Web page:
The first three chapters provide a comprehensive and sophisticated review of the literature on ‘policy impact’, in education and beyond. There are a range of perspectives on the different worlds of policy and research, with ideas of how each can understand and engage the other. Academia sometimes appears to pine wistfully for a bygone era, left alone to have play-fights in lonely minarets. It can feel overwhelming at times, with multiple models and theories, only some of which seem useful. Although it’s a useful overview, it also illustrates the challenges researching the complex human process is policymaking. There is also a chapter analysing other initiatives in education, from the good to the bad and the ugly. The final chapter provides an almost autobiographical case study, as Arthur explains in detail what he’s done and how (though disappointingly few failures are revealed). Throughout, it is Arthur’s successful experiences as an ‘impact gladiator’ / operator himself that binds it all together, blending theory and practice authoritatively.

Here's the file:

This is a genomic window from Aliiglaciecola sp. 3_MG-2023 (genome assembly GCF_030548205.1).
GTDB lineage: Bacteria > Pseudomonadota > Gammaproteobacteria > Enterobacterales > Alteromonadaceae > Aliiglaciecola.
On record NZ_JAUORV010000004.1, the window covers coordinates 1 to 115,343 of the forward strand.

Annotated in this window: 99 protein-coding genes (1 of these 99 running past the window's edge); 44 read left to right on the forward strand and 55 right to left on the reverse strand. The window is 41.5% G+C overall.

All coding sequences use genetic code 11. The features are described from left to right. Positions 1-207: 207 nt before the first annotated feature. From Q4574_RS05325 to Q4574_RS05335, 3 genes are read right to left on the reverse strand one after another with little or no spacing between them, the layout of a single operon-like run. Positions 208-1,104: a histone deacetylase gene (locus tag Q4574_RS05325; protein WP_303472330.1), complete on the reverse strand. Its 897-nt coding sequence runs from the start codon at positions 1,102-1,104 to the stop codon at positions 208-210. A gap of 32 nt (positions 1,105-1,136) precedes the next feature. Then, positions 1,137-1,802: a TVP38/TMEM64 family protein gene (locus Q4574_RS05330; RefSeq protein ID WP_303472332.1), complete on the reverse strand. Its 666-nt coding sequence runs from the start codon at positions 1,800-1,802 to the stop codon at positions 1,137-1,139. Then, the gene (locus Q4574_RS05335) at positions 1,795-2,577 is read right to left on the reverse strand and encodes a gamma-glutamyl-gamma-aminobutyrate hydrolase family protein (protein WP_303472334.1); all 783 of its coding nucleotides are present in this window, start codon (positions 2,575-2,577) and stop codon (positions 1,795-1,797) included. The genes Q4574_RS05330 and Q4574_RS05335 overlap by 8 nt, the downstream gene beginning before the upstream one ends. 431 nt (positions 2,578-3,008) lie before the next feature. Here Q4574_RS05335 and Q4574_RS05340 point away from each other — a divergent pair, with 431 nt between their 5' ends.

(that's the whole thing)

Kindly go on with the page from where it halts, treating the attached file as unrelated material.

Coup de grâce
Having researched this exact topic for a couple of multinational publishers myself, I jumped at the chance to meet James and review his book. For me there are three key points to take away. First, understanding ‘what works’ is an important and necessary step, but always requires an accompanying tussle about what matters. Second, whether academic or policy maker, engagement with ‘the other’ will help you up your own game. And finally, if you want your ideas to change anything out in the real world then you need to learn how to fight for them then go get bloody.
Whatever your discipline, this book is full of advice and examples that might just help you to win, or, at least get a bigger slice of the 25% of REF2021 allocated as impact money. Even gladiators need to get paid.
James Arthur is Director of the Jubilee Centre for Character and Virtues and Deputy Pro Vice Chancellor for Staffing at the University of Birmingham. His book, ‘Policy entrepreneurship in education. Engagement, Influence and Impact’, is published by Routledge.